Tourel was one of Leonard Bernstein’s favorite singers and they worked together frequently. In 1960 they performed selections from Mahler’s Rückert-Lieder and DES KNABEN WUNDERHORN in concert with the New York Philharmonic. These were recorded the next day for Columbia Records, and the recordings are considered classics. But the extra intensity that comes from live performances is present here in a way that was not quite duplicated in the studio. It is astonishing to recognize that Tourel was about four months shy of her 60th birthday here. The vocal control, purity of line, and evenness of tonal emission could hardly be bettered.
She and Bernstein explore the depths of feeling in ‘Ich bin der Welt abhanden gekommen’, with Tourel’s command of the subtlest of dynamic shading miraculous to behold. The hushed intensity that Bernstein elicits from the orchestra for the song’s concluding phrases makes you hold your breath waiting for the release of the ending. In his superb notes that accompany this set, FANFARE’s Ken Meltzer describes in detail the ways in which Tourel and Bernstein capture the chilling horror that is ‘Das irdische Leben’. The sound quality of the broadcast is the best of all the Mahler selections in the set.
After all this Mahler, the remainder of the contents brilliantly display Tourel’s versatility and comfort in a huge range of styles. First is Mozart’s concert aria, ‘Ch’io mi scordi di te’, with her frequent accompanist George Reeves. They give a performance that, while respecting the elegance and restraint one associates with Mozart, also feels impassioned. In the concluding section Tourel displays her fluid technique. Both the Mozart and the thrilling singing of Liszt’s ‘Oh! Quand je dors’ originate from a recital in 1955. The Liszt by itself would almost justify purchase of the set. Tourel’s control of color and dynamics, all the way up through the final sustained diminuendo on a beautifully held note, should be played to voice students as a model of marrying music to words for total communication.
Excerpts from an Edinburgh Festival recital recorded by the BBC in 1955 further demonstrate the singer’s versatility, with brilliant, idiomatic performances of music by Torelli, Scarlatti, Rossini, Gretchaninoff, and Tchaikovsky. It is all treasurable, but perhaps the most vivid demonstration of her skills is the group of three songs that comprise Rossini’s LA REGATTA VENEZIANA. I can name other singers whose repertoire encompassed Mahler and Rossini, but very few who made each sound as if she were a specialist in that composer. The lightness of touch and flexibility of technique (including an excellent trill) that she shows off in the Rossini are remarkable from a singer who also mastered DAS LIED VON DER ERDE.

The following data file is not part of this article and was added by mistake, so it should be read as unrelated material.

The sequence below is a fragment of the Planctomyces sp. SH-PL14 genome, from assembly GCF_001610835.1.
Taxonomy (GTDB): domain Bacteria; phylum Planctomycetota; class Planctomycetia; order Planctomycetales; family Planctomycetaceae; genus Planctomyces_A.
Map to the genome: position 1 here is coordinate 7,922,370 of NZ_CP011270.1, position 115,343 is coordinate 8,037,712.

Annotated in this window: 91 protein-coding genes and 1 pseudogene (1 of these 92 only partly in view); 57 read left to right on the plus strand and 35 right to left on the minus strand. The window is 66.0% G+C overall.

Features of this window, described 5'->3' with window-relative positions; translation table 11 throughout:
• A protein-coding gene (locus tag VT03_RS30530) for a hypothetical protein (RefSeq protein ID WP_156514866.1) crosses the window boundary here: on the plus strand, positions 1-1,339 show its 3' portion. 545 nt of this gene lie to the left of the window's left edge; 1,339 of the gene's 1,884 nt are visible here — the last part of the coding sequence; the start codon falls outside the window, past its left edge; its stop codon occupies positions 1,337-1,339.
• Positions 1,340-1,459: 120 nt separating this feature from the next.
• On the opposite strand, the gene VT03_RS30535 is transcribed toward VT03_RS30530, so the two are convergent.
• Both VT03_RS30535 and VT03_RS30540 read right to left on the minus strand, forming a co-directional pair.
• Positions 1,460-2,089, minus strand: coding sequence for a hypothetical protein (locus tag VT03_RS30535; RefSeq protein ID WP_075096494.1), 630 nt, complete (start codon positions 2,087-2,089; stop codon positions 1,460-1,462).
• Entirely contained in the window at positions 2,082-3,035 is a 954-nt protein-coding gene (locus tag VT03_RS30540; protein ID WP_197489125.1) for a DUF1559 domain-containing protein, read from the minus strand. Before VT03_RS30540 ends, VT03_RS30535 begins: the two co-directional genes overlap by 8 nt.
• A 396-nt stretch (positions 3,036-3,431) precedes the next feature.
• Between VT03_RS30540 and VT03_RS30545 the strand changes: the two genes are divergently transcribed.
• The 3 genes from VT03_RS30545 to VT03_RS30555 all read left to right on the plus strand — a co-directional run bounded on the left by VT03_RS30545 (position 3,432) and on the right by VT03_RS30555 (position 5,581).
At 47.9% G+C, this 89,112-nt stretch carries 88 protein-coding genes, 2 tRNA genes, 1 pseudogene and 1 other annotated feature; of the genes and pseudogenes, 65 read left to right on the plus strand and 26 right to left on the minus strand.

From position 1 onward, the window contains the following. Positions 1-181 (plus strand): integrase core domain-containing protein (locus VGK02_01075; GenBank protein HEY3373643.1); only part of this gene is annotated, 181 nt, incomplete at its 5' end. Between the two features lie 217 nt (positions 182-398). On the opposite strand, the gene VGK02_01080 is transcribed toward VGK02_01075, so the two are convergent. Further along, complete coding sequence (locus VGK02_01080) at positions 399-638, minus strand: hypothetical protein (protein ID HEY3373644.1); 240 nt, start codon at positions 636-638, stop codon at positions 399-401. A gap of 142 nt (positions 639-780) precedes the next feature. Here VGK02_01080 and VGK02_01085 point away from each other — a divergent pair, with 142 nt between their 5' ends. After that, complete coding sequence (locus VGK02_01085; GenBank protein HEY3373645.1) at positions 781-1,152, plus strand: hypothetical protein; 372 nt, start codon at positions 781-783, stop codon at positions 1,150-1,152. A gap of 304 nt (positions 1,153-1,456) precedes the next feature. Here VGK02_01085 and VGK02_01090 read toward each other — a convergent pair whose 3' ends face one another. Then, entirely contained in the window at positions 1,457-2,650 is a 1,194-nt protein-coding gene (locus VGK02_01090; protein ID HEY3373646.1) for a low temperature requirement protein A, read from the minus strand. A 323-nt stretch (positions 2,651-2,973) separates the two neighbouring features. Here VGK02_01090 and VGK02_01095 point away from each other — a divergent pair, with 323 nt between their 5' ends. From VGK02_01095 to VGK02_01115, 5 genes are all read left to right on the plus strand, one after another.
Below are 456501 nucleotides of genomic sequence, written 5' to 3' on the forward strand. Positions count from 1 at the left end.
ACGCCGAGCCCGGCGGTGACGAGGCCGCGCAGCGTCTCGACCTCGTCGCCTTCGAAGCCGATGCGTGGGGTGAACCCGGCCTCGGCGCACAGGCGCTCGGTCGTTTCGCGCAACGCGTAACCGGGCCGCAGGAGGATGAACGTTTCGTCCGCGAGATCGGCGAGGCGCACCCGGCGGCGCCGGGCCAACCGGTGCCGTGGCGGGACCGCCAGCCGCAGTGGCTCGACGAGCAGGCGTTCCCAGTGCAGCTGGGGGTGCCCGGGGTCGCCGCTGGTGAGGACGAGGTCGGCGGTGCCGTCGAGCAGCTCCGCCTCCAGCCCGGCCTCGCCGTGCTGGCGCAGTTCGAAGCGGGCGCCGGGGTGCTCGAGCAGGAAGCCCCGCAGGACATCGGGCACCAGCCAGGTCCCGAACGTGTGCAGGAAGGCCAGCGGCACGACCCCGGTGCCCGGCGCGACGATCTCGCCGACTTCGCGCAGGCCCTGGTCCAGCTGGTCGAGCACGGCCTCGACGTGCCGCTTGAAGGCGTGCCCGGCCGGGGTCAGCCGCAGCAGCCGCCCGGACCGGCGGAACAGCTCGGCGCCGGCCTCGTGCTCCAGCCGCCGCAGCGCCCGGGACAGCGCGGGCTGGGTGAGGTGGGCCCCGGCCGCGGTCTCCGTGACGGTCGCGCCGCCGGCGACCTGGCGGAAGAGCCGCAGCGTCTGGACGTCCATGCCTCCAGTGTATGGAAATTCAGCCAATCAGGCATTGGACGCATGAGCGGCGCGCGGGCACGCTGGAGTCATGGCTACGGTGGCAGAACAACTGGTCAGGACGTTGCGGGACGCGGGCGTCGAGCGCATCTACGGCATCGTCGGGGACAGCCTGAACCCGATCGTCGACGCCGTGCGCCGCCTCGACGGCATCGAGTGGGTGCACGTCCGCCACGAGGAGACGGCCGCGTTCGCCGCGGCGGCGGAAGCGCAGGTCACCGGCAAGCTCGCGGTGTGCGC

In 1962 Tourel taught students at the Aspen Music Festival. What a lucky group they were! She was a couple of months past her 62nd birthday, but hearing the tonal beauty and flexibility of her singing in Domenico Scarlatti’s SALVE REGINA could lead you to doubt her age. This performance, in fine sound, has never been issued before, and it benefits from the sympathetic accompaniment by conductor Walter Süsskind.
The set concludes with music by Jacques Offenbach. We get two arias from ORPHÉE AUX ENFERS and LA GRANDE DUCHESSE DE GÉROLSTEIN, taken from a 1952 studio recording with Jean Morel conducting, and then a live performance of LA GRANDE DUCHESSE, truncated by cuts, from the American Opera Society in 1959, recorded live at Carnegie Hall in excellent monaural sound. The leadership of Arnold Gamson is a little bit square but not oppressively so, and the cast has a great deal of fun with the score. Tourel is simply magnificent in the title role. Her French diction is crisp, and she emphasizes the beauty of the music without short-changing the comedy. This recording is an important addition to the singer’s discography.
In sum, this set is a fine tribute to a very worthy artist. I have already commented on Ken Meltzer’s insightful essay, and in addition the booklet includes a detailed synopsis of the Offenbach operetta, wonderful photographs, and Richard Caniell’s helpful recording notes. Recommended with enthusiasm.”
- Henry Fogel, FANFARE, Nov. / Dec., 2021